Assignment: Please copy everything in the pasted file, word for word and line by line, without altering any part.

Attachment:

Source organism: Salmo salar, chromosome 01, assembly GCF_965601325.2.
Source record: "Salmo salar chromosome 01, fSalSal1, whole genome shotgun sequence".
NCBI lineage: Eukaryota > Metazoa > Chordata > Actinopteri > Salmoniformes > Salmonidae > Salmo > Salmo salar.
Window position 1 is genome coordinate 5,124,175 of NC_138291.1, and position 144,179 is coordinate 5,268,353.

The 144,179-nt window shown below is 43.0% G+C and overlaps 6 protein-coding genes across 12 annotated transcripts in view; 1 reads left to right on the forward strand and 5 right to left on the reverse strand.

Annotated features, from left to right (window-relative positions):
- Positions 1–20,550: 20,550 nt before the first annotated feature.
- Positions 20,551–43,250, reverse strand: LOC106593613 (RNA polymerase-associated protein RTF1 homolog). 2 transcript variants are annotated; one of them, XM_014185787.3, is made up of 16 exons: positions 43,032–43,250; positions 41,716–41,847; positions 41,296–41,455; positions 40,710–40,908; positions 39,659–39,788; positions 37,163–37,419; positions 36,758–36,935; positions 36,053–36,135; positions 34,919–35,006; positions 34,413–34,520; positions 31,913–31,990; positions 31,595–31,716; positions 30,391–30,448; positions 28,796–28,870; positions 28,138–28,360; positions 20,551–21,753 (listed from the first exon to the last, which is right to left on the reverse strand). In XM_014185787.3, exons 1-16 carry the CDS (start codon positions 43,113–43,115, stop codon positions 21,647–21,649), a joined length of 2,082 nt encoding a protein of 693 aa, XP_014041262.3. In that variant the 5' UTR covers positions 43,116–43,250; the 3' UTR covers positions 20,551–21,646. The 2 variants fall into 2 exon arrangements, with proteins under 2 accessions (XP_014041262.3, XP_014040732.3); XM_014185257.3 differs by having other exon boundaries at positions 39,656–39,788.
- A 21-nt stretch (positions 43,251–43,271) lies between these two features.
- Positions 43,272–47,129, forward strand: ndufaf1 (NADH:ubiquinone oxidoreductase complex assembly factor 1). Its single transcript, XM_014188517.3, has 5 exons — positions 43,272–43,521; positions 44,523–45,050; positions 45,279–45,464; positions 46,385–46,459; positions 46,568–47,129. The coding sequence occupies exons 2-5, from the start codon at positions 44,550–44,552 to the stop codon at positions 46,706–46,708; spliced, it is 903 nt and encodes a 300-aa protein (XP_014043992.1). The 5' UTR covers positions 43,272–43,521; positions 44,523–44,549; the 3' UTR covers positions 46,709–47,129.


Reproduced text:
Source organism: Salmo salar, chromosome 01, assembly GCF_965601325.2.
Source record: "Salmo salar chromosome 01, fSalSal1, whole genome shotgun sequence".
NCBI lineage: Eukaryota > Metazoa > Chordata > Actinopteri > Salmoniformes > Salmonidae > Salmo > Salmo salar.
Window position 1 is genome coordinate 5,124,175 of NC_138291.1, and position 144,179 is coordinate 5,268,353.

The 144,179-nt window shown below is 43.0% G+C and overlaps 6 protein-coding genes across 12 annotated transcripts in view; 1 reads left to right on the forward strand and 5 right to left on the reverse strand.

Annotated features, from left to right (window-relative positions):
- Positions 1–20,550: 20,550 nt before the first annotated feature.
- Positions 20,551–43,250, reverse strand: LOC106593613 (RNA polymerase-associated protein RTF1 homolog). 2 transcript variants are annotated; one of them, XM_014185787.3, is made up of 16 exons: positions 43,032–43,250; positions 41,716–41,847; positions 41,296–41,455; positions 40,710–40,908; positions 39,659–39,788; positions 37,163–37,419; positions 36,758–36,935; positions 36,053–36,135; positions 34,919–35,006; positions 34,413–34,520; positions 31,913–31,990; positions 31,595–31,716; positions 30,391–30,448; positions 28,796–28,870; positions 28,138–28,360; positions 20,551–21,753 (listed from the first exon to the last, which is right to left on the reverse strand). In XM_014185787.3, exons 1-16 carry the CDS (start codon positions 43,113–43,115, stop codon positions 21,647–21,649), a joined length of 2,082 nt encoding a protein of 693 aa, XP_014041262.3. In that variant the 5' UTR covers positions 43,116–43,250; the 3' UTR covers positions 20,551–21,646. The 2 variants fall into 2 exon arrangements, with proteins under 2 accessions (XP_014041262.3, XP_014040732.3); XM_014185257.3 differs by having other exon boundaries at positions 39,656–39,788.
- A 21-nt stretch (positions 43,251–43,271) lies between these two features.
- Positions 43,272–47,129, forward strand: ndufaf1 (NADH:ubiquinone oxidoreductase complex assembly factor 1). Its single transcript, XM_014188517.3, has 5 exons — positions 43,272–43,521; positions 44,523–45,050; positions 45,279–45,464; positions 46,385–46,459; positions 46,568–47,129. The coding sequence occupies exons 2-5, from the start codon at positions 44,550–44,552 to the stop codon at positions 46,706–46,708; spliced, it is 903 nt and encodes a 300-aa protein (XP_014043992.1). The 5' UTR covers positions 43,272–43,521; positions 44,523–44,549; the 3' UTR covers positions 46,709–47,129.